With a wide range of data available on the Internet, you can expect your potential employer or current boss to have done adequate research on the value of your position. It is important that you know your worth so that you are not given a lowball offer. At the same time, you do not want to propose an amount which might seem too demanding. Job portals and websites in Singapore can churn out personalised reports for you, so you can understand the wages better. Before you start negotiating on your salary in Singapore, having the contextual knowledge of wages in the local marketplace will be more than useful. 

2. Presenting your Case for a Higher Salary well

Know how to do a salary negotiation in Singapore’s competitive workplace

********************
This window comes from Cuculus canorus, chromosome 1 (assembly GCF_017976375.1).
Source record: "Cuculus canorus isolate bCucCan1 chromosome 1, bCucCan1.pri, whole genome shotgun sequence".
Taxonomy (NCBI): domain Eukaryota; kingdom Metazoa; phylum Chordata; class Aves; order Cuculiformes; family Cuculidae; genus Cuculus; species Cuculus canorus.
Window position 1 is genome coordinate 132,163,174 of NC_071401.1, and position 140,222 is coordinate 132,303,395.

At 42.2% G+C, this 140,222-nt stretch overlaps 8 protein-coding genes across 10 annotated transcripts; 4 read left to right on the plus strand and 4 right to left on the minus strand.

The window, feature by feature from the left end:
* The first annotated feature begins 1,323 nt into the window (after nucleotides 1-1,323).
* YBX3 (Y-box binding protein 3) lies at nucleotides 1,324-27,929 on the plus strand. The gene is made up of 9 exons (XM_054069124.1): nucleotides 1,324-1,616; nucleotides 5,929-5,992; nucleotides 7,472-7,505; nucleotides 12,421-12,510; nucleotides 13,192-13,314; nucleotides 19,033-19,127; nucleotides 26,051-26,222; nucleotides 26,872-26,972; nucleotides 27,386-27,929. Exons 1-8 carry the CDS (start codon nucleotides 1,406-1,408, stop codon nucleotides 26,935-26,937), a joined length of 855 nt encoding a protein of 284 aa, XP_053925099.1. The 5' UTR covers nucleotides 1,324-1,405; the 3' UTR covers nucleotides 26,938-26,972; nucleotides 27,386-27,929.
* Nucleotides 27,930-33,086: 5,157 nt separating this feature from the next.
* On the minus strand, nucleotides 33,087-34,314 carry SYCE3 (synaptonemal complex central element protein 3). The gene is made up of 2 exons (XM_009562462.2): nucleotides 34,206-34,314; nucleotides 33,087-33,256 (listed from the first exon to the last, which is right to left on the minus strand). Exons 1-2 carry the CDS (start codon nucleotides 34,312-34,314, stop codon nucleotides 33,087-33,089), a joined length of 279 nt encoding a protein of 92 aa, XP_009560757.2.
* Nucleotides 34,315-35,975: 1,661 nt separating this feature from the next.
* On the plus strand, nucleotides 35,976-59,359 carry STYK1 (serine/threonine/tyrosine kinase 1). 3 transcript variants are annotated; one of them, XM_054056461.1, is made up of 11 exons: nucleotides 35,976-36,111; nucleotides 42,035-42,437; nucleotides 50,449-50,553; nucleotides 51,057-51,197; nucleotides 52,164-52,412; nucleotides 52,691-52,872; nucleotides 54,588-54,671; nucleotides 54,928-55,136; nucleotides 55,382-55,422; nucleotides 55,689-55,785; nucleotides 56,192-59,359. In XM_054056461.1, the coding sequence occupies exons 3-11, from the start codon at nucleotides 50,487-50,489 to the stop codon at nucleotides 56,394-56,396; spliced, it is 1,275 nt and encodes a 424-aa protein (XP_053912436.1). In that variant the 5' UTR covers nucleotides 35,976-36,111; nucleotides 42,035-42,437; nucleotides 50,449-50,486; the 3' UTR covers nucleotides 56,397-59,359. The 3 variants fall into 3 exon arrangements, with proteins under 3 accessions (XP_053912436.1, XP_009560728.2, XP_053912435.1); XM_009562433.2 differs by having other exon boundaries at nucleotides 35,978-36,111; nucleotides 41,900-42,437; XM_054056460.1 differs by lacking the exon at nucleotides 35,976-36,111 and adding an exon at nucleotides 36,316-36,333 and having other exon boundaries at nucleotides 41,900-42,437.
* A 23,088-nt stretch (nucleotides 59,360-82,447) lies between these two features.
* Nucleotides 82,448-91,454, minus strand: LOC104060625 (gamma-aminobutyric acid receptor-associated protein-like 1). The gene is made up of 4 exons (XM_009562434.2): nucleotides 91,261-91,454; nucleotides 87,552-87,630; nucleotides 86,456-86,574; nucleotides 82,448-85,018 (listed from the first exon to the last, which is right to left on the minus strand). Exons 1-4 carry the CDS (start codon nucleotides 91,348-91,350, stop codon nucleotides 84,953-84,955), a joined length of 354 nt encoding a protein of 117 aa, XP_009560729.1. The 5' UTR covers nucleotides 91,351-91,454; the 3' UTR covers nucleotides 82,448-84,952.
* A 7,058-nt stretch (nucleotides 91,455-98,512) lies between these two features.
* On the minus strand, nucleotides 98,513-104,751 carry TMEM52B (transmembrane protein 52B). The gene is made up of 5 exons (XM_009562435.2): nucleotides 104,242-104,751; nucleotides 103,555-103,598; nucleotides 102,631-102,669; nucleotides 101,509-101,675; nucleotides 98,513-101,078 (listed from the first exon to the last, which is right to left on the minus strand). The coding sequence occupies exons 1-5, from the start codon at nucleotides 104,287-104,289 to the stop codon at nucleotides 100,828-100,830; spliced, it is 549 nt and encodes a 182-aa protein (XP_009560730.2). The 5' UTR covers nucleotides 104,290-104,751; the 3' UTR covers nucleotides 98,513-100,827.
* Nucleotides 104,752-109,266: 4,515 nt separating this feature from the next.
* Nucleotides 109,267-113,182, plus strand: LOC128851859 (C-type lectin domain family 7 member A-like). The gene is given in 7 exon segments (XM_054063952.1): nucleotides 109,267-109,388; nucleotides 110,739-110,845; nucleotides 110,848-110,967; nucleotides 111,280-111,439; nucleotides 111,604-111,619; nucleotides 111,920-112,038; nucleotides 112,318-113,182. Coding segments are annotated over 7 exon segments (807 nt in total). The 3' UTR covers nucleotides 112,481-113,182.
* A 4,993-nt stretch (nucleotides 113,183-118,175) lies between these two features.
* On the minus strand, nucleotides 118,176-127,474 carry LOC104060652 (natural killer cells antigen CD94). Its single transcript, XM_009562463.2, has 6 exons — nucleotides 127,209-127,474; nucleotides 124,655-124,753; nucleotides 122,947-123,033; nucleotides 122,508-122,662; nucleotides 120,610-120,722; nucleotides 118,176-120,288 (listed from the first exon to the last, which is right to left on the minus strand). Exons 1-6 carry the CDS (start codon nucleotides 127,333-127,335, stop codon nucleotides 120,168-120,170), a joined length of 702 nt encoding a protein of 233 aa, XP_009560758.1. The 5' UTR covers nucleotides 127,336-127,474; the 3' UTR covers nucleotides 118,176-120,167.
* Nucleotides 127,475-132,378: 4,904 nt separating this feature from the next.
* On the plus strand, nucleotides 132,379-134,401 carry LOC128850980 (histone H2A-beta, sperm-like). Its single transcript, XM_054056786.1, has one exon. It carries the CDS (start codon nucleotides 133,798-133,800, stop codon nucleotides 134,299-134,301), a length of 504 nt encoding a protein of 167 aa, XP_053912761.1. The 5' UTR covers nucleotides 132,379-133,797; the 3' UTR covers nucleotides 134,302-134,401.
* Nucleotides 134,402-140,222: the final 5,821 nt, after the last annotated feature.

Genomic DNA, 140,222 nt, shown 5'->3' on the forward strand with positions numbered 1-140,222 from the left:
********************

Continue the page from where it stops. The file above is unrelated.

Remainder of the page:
After you have done all of the above points, now it is time for you to convince your employer. Think of this conversation as a pitch. You need to sell yourself well and confidently. Make sure you are well prepared to answer questions on why your employer should offer you a higher salary. It shouldn’t be an issue to negotiate a salary increase when you switch jobs.

To go about pitching this idea on raising your salary, you can include these 3 major components in your pitch. 

Firstly, numbers. Businesses revolve around money-making and numbers. Use statistics as direct proof of your contributions to the company. Pitching a win-win situation to your company can involve proving that you have earned greater revenues or reduced costs for your company in the past. E.g. “In the past 3 months, I have brought 4 new clients to my company, resulting in a total increase in company sales by 124%.” 

On top of that, talk about how you have been willing to improve yourself even outside of work. This will reflect well on your character, as well as your desire to do better for the company.